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Friday, March 31, 2017

Friday Funnies

Off street parking . . .

Enjoy your weekend, Everyone.

(No April Fool's . . . we have a foreast of ❄️⛄️ in Nashua, NH this weekend.)

Monday, March 27, 2017

Good New Reads

In recent months, I've been reading BookPage, a free book review publication distributed monthly to readers through subscribing bookstores and public libraries. Founded in 1988 and based in Nashville, TN, BookPage gives a broad-based introduction to newly published books. Content from the monthly print edition is available online at BookPageReading this publication led me to "discover" a couple of entertaining and enjoyable debut novels, each deals with completely different themes.


The Curious Charms of Arthur Pepper by Phaedra Patrick tells the story of 69-year old widower and pensioner Arthur Pepper who lives in the small town of York. Each day, he gets out of bed at exactly the same time, dresses in the same gray slacks and sweater vest, and heads to his garden. 

On the one-year anniversary of his wife, Miriam's death, he finally decides to sort through her belongings. He discovers a gold bracelet with 8 charms that he's never seen in their 40 years of marriage. Arthur decides to learn the meaning of each charm and the role it played in the life of his late wife before they met. Arthur's journeys take him to London, Paris and India as he fends off a tiger, meets a famous author, who may or may not have been his wife’s lover, gets mugged in a Tube station, and poses naked for an art class. Through these adventures, he learns as much about himself as he does about Miriam. 

This charming first novel has also been enjoyed and posted about by other bloggers, Lenora of A Journal of Days and Lynn of Good Things Happened.

Readers of similarly themed novels, The Guernsey Literary and Potato Peel Society, Lilac Girls and The Nightingale, may enjoy Jennifer Ryan's debut novel about the struggles, deceptions and triumphs of an all-female choir in an English Village during World War II.

The story is told through the letters and journal entries of several of the women: Mrs. Tilling, a timid widow devastated when her only son goes to fight; Venetia Winthrop, the beautiful older daughter of a local scion drawn to a mysterious artist; Kitty her teenaged younger sister pining over an impossible crush; Silvie, a young Jewish refugee who is hiding a family secret; and Edwina Paltry, a conniving midwife plotting to outrun her seedy past by committing a baby swap. 

England is enmeshed in the early days of World War II and men are away fighting, when the women of Chilbury, a small English village, forge an uncommon bond. They defy the Vicar’s edict to close the choir because there are no male voices. "Just because the men have gone to war, why do we have to close the choir? And precisely when we need it most!" becomes their mantra.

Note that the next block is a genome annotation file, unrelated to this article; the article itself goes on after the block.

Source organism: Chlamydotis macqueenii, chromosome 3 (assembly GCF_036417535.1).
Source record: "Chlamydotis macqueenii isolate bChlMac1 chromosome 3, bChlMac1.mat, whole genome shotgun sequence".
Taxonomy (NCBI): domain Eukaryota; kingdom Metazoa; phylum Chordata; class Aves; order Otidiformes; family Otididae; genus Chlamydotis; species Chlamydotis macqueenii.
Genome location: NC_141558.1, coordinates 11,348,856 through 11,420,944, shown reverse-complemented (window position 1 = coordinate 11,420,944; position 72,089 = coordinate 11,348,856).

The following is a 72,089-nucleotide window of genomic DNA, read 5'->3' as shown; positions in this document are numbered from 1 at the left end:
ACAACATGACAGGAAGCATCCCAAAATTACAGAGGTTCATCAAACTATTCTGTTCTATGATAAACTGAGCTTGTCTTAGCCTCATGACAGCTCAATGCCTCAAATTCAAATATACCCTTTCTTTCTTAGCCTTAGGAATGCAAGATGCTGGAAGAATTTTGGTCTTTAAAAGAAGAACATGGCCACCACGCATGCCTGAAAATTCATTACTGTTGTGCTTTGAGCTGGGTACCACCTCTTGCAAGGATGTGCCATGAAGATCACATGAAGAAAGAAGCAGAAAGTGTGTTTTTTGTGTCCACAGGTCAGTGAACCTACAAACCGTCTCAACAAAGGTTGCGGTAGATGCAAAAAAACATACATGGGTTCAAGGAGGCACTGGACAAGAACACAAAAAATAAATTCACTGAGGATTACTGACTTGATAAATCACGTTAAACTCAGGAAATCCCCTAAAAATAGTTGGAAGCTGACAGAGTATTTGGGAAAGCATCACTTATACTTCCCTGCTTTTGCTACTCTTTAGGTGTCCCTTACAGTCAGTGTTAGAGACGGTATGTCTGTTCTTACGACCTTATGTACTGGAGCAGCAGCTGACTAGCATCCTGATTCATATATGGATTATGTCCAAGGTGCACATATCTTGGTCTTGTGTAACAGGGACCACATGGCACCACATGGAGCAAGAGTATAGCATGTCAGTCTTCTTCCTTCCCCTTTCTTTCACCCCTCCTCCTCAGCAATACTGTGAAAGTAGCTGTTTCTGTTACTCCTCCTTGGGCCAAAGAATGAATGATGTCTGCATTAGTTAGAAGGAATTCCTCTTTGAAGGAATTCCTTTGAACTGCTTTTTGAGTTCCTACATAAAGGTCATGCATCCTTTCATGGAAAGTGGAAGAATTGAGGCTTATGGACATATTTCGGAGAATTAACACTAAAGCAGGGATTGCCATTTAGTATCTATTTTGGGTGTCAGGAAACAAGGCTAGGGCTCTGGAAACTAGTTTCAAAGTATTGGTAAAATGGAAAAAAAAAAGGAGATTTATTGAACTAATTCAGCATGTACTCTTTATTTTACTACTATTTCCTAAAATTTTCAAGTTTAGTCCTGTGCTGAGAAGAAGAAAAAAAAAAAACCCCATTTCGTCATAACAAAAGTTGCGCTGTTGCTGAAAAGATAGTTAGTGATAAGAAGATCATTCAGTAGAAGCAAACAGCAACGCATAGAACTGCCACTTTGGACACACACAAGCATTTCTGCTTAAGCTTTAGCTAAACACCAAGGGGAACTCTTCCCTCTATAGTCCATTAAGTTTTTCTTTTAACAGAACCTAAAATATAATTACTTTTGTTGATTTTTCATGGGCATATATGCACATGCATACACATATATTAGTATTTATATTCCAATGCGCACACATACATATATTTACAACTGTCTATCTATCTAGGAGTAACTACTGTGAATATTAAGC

The women band together and rename themselves as "The Chilbury Ladies Choir." They  “carry on singing,” under the leadership of Primrose Trent, a newly arrived music professor. The ensemble story shuttles from romance, village intrigues and matters of life and death. 

Reading BookPage, I "found" both books before they were available in the local public library, and was first on the "hold" list. Anyone looking for a reading change of pace; however, they might appeal more to female readers.

Do you have any new good reads as well?

Thursday, March 23, 2017

Lemon Chicken and Asparagus

This one-pan dinner is easy, colorful, healthy, ready, ready in 20 minutes AND cooked in one pan. And, the ingredients list is small too.

What's not to like?

While this recipe "technically" has a few more than 5 ingredients, the only ones you may need to buy for this meal are chicken, asparagus, lemons, and lemon pepper seasoning. Most likely you already have butter, flour, salt, pepper, honey in your pantry and fridge.


Lemon Chicken & Asparagus

  • 1 lb. boneless skinless chicken breasts
  • ¼ C flour (or less)
  • ½ tsp salt, pepper to taste
  • 2 TBSP butter
  • 1 tsp lemon pepper seasoning
  • 1-2 C chopped asparagus
  • 2 lemons, sliced
  • 2 TBSP honey + 2 TBSP butter (optional)
  • parsley for topping (optional)

  1. Cover chicken breasts with plastic wrap and pound until each piece is about ¾ of an inch thick. (If chicken breasts are thick, cut in half horizontally to make thinner pieces.) 
  2. Put flour and salt and pepper in shallow dish then gently coat each chicken breast. Melt butter in large skillet over medium high heat; add chicken and sauté for 3-5 minutes each side, until golden brown, sprinkling each side with lemon pepper directly in pan. When chicken is golden brown and cooked through, transfer to plate.
  3. Add chopped asparagus to pan. Sauté few minutes until bright green and tender crisp. Remove from pan and set aside. Lay lemon slices flat on bottom of pan and cook for few minutes each side without stir so they caramelize and pick up browned bits left in pan from chicken and butter. (Hint: adding some butter in with lemons helps prevent sticking and promotes browning.) Remove lemons from pan and set aside.
  4. Layer ingredients back into skillet - asparagus, chicken, and lemon slices on top. FYI - lemons will be bitter when caramelized. You can use as a garnish or eat them if you like.

To make a honey butter sauce, melt additional butter and honey in hot pan after caramelizing lemons, and pour over chicken. 

This dish would go well with a side of wild rice, which we didn't add in this meal as we're minding our carb intake . . . but next time.

Grenville rated this one 2 forks.

Tuesday, March 21, 2017

Look Who's 3 (Months)

Our youngest granddaughter Lilliana Jean is just over 3 months old as of mid-March. The time since her pre-Christmas birth has passed so quickly and she is doing well 😘.

Her mother, Coleen, provided these recent photo collages to mark this milestone. Lilliana is a very happy baby who seems to know just when to smile for the camera.

We're looking forward to seeing her and her parents during an upcoming post-Easter visit.
Children and grandchildren grow so fast don't you agree?

Friday, March 17, 2017

Friday Funnies

Here's an unusual sighting this week ("doctored" up a bit in Picasa) . . ,